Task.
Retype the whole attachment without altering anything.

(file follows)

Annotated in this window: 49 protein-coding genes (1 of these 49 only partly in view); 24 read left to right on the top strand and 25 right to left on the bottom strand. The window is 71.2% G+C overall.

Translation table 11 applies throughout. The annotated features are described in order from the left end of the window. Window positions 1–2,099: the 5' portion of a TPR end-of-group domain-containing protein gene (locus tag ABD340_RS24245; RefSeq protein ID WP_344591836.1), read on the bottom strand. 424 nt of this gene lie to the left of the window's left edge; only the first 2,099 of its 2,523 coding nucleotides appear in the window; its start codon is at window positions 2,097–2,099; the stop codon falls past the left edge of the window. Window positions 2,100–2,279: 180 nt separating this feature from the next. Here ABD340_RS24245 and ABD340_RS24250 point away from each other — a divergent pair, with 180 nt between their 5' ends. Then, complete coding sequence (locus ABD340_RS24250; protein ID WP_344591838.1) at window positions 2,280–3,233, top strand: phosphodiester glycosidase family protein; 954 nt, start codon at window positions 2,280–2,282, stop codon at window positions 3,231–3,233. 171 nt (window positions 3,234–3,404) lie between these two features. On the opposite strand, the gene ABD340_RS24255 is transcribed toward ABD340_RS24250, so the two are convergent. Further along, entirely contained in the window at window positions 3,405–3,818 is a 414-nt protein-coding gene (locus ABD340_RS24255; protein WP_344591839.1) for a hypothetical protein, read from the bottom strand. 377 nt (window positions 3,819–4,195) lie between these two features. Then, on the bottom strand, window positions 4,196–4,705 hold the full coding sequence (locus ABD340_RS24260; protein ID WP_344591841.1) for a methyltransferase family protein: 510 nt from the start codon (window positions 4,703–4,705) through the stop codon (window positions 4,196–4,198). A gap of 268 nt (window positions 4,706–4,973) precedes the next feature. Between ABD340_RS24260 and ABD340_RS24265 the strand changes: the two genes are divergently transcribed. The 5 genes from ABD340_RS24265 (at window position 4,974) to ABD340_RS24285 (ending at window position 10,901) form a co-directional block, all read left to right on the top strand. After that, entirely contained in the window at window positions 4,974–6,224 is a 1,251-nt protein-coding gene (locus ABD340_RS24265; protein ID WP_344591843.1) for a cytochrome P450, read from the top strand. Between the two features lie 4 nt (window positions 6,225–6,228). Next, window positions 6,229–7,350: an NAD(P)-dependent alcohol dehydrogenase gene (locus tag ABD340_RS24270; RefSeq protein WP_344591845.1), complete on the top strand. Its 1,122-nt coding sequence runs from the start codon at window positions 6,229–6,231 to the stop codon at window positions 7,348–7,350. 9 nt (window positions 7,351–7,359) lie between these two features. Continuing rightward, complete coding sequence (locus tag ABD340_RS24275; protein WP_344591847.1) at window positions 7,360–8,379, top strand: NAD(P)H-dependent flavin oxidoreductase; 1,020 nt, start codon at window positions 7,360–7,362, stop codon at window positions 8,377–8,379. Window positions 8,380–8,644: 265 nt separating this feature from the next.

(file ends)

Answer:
Annotated in this window: 49 protein-coding genes (1 of these 49 only partly in view); 24 read left to right on the top strand and 25 right to left on the bottom strand. The window is 71.2% G+C overall.

Translation table 11 applies throughout. The annotated features are described in order from the left end of the window. Window positions 1–2,099: the 5' portion of a TPR end-of-group domain-containing protein gene (locus tag ABD340_RS24245; RefSeq protein ID WP_344591836.1), read on the bottom strand. 424 nt of this gene lie to the left of the window's left edge; only the first 2,099 of its 2,523 coding nucleotides appear in the window; its start codon is at window positions 2,097–2,099; the stop codon falls past the left edge of the window. Window positions 2,100–2,279: 180 nt separating this feature from the next. Here ABD340_RS24245 and ABD340_RS24250 point away from each other — a divergent pair, with 180 nt between their 5' ends. Then, complete coding sequence (locus ABD340_RS24250; protein ID WP_344591838.1) at window positions 2,280–3,233, top strand: phosphodiester glycosidase family protein; 954 nt, start codon at window positions 2,280–2,282, stop codon at window positions 3,231–3,233. 171 nt (window positions 3,234–3,404) lie between these two features. On the opposite strand, the gene ABD340_RS24255 is transcribed toward ABD340_RS24250, so the two are convergent. Further along, entirely contained in the window at window positions 3,405–3,818 is a 414-nt protein-coding gene (locus ABD340_RS24255; protein WP_344591839.1) for a hypothetical protein, read from the bottom strand. 377 nt (window positions 3,819–4,195) lie between these two features. Then, on the bottom strand, window positions 4,196–4,705 hold the full coding sequence (locus ABD340_RS24260; protein ID WP_344591841.1) for a methyltransferase family protein: 510 nt from the start codon (window positions 4,703–4,705) through the stop codon (window positions 4,196–4,198). A gap of 268 nt (window positions 4,706–4,973) precedes the next feature. Between ABD340_RS24260 and ABD340_RS24265 the strand changes: the two genes are divergently transcribed. The 5 genes from ABD340_RS24265 (at window position 4,974) to ABD340_RS24285 (ending at window position 10,901) form a co-directional block, all read left to right on the top strand. After that, entirely contained in the window at window positions 4,974–6,224 is a 1,251-nt protein-coding gene (locus ABD340_RS24265; protein ID WP_344591843.1) for a cytochrome P450, read from the top strand. Between the two features lie 4 nt (window positions 6,225–6,228). Next, window positions 6,229–7,350: an NAD(P)-dependent alcohol dehydrogenase gene (locus tag ABD340_RS24270; RefSeq protein WP_344591845.1), complete on the top strand. Its 1,122-nt coding sequence runs from the start codon at window positions 6,229–6,231 to the stop codon at window positions 7,348–7,350. 9 nt (window positions 7,351–7,359) lie between these two features. Continuing rightward, complete coding sequence (locus tag ABD340_RS24275; protein WP_344591847.1) at window positions 7,360–8,379, top strand: NAD(P)H-dependent flavin oxidoreductase; 1,020 nt, start codon at window positions 7,360–7,362, stop codon at window positions 8,377–8,379. Window positions 8,380–8,644: 265 nt separating this feature from the next.